In Queensland, South Australia, Tasmania, the Northern Territory and the Australian Capital Territory, you’ll require an Australian lawyer, Notary Public, or Consular officer.

In Western Australia, a Consular officer is the only qualified witness.

If you’re signing mortgage documents overseas, remember to carry identification with photos, including a passport and driver’s license. Ensure you have the necessary proof, especially if you’ve previously changed your name.
Mortgage Documents Approved

Correctly witnessing a signature and ID.

A qualified witness is tasked with ensuring your identity and the integrity of the document. This may involve:

  • A face-to-face, in-person interview
  • Verification of your identity from original ID documents
  • Ensuring your likeness matches identification photos
  • Addressing any discrepancies in identity documents
  • Completing a witness certificate

For personalised guidance and expertise on your mortgage journey, get in touch with our Specialist Mortgage expert today.

Frequently Asked Questions.

A Notary Public is a distinguished public officer, often a practicing lawyer, vested with the authority to witness crucial documents, administer oaths, and perform various administrative duties. Appointed for life by State/Territory Supreme Courts, Notaries Public play a pivotal role in upholding the legal integrity of documents and transactions.

Notaries Public hold a vital role in ensuring the authenticity and legality of documents that impact various aspects of individuals’ lives and business operations. Their appointment by State and Territory Supreme Courts reflects their high level of expertise and commitment to upholding legal standards.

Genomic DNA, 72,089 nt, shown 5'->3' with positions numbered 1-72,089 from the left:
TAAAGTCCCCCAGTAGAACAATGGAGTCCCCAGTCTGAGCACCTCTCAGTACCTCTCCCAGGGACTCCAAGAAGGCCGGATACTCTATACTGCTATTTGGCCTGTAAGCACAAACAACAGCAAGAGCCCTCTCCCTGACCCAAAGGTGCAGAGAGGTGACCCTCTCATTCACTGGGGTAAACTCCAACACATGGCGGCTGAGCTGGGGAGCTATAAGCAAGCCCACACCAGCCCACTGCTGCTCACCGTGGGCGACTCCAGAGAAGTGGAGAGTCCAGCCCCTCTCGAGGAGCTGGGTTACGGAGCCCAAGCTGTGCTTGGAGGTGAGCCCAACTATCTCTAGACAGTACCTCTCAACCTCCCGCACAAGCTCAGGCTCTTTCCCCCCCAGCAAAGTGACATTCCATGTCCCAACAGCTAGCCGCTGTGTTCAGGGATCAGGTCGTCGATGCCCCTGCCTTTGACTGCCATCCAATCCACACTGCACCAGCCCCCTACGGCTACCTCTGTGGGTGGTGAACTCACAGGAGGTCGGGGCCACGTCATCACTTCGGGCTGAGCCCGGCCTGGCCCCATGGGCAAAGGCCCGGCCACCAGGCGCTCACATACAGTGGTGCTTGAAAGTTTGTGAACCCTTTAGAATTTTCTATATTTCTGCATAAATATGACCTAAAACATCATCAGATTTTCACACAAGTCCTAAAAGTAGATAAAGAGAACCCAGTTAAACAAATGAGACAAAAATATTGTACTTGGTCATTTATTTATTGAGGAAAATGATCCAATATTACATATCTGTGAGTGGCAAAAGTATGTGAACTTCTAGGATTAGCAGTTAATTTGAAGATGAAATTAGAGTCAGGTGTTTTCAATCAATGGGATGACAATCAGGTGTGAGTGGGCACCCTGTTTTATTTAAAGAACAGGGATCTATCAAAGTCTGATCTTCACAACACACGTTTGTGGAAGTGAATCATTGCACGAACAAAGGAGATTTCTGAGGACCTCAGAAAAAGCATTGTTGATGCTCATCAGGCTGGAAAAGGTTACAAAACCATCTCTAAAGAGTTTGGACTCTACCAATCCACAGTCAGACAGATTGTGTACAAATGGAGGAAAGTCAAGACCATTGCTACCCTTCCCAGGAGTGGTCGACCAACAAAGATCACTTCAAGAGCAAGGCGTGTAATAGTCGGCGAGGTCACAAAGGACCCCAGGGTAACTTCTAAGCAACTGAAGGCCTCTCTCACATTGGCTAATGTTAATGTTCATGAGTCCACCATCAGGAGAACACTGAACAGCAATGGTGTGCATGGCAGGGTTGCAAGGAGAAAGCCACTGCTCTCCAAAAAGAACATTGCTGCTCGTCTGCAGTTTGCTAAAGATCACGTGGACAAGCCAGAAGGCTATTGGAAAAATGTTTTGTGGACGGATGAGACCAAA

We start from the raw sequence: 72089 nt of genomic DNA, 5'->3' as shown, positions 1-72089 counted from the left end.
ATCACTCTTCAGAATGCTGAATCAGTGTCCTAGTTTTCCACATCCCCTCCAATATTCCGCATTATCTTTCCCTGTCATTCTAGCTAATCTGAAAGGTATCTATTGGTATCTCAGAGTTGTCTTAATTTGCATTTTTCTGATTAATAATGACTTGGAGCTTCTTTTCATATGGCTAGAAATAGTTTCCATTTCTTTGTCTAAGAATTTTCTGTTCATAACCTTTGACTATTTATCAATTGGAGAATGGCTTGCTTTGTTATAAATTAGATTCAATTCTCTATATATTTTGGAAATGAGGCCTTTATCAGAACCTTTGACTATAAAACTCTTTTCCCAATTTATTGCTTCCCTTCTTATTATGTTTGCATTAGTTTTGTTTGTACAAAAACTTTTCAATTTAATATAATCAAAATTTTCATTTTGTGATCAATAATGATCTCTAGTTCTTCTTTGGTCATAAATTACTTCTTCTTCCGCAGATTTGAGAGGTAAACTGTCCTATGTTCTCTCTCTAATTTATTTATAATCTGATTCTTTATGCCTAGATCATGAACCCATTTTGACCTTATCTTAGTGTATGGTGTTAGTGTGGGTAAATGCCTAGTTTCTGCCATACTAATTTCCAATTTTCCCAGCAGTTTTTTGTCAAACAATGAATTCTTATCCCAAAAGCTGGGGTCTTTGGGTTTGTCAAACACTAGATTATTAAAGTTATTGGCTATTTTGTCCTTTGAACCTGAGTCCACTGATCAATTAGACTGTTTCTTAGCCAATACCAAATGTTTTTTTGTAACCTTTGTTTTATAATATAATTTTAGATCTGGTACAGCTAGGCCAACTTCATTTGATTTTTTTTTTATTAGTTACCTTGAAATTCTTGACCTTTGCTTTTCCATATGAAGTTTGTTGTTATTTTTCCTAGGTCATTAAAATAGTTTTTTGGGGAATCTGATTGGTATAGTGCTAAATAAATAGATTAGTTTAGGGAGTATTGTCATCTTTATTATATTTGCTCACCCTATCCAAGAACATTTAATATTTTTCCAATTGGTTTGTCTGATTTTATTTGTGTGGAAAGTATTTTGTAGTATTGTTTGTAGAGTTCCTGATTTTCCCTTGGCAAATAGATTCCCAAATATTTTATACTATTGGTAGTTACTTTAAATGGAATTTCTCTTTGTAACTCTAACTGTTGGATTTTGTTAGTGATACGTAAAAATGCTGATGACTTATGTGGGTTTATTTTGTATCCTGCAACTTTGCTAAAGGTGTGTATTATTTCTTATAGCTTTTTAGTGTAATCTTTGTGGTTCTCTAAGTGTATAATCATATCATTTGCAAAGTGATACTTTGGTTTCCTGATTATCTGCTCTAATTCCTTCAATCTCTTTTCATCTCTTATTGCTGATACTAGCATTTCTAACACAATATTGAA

Notaries Public stand as trusted professionals, offering their expertise to safeguard your legal undertakings. You can find a Notary Public using each state or territory listing. DFAT maintains a database of signatures for Australian Notary Publics. In Australia, a Justice of the Peace (JP) can help you with some notarial services. JPs are independent and objective witnesses.

There is no issue with the number of signatures or persons a witness can verify if the witness is ‘qualified’ to be the witness.

Yes, you must sign your mortgage documents in the presence of your witness. You must wait until your witness is present before signing to ensure your document is valid.

Most banks and lenders will require the original documents. It is good practice to scan and email the signed copies to your broker before providing the originals to banking and lending institutions. Your broker will also be able to confirm you’ve signed all your mortgage documents correctly before submitting your original versions. This is to ensure you don’t submit incorrect paperwork and therefore delaying settlement or in some instances incurring a penalty.